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Dominion merger means change for SCE&G customers in 2019


Almost a year to the day after first making details of its proposal to acquire SCANA Corp. public, Richmond, Virginia-based Dominion Energy completed the merger, capping a tumultuous 12 months of legal maneuvering and absorbing South Carolina’s independent utility company.

The $14.6 billion deal will provide ratepayers of former SCANA subsidiary S.C. Electric & Gas refunds in the form of monthly bill reductions of more than $2 billion over a 20-year period and make permanent a rate reduction of approximately 15 percent. The merger also closes the books on SCANA, which fell on troubled times in the wake of a failed nuclear project, and brings a new look to SCE&G, now a wholly owned subsidiary of Dominion.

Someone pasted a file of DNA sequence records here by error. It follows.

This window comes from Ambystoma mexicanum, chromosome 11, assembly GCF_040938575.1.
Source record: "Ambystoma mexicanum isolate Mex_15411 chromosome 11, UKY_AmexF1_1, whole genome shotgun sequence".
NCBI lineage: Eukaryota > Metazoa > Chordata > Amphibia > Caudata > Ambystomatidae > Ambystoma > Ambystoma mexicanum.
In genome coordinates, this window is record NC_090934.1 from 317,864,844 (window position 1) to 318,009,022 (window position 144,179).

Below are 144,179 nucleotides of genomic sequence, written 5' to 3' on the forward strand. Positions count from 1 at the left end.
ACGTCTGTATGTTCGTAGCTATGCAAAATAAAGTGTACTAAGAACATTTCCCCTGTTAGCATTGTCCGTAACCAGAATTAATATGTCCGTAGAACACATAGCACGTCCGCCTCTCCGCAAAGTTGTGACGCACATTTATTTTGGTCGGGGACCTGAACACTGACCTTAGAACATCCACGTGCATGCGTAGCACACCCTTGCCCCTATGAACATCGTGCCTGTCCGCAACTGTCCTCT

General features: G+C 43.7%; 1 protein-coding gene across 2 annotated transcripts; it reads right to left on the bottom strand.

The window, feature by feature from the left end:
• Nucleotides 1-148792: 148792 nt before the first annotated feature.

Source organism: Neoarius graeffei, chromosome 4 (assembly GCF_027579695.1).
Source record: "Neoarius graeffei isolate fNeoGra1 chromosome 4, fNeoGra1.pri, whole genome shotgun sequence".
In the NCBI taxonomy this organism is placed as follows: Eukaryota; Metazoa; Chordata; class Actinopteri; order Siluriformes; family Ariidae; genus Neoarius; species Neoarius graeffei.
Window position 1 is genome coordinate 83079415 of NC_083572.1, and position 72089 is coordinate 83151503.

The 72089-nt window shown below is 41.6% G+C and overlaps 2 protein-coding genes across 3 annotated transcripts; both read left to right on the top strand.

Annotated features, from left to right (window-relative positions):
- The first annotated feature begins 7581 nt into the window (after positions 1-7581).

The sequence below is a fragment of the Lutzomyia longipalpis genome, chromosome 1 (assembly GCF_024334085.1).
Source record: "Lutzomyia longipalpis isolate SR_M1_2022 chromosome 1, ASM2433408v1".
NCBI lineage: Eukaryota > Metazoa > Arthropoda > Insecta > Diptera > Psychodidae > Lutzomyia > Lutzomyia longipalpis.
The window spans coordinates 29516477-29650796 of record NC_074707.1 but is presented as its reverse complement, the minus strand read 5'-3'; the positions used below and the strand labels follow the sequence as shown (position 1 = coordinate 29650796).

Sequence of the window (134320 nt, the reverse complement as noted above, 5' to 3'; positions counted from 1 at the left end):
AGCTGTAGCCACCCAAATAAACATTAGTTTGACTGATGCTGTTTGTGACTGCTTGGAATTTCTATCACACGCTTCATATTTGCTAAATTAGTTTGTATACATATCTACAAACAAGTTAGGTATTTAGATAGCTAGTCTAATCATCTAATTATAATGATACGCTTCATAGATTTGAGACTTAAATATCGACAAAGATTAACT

The $2 billion in rate relief is the amount SCE&G’s 730,000 customers shelled out to pay for abandoned nuclear reactors at the V.C. Summer nuclear power station in Fairfield County, as well as the amount of a settlement reached in a class action lawsuit against SCE&G and SCANA in November. The settlement also calls for the $115 million originally set aside for executives who lost their jobs in the merger to instead be distributed to SCE&G ratepayers.

A spokesperson for Dominion, Ryan Frazier, said there may be other contractual “change-of-control benefits,” but Dominion shareholders, not SCE&G customers, will be on the hook to pay those.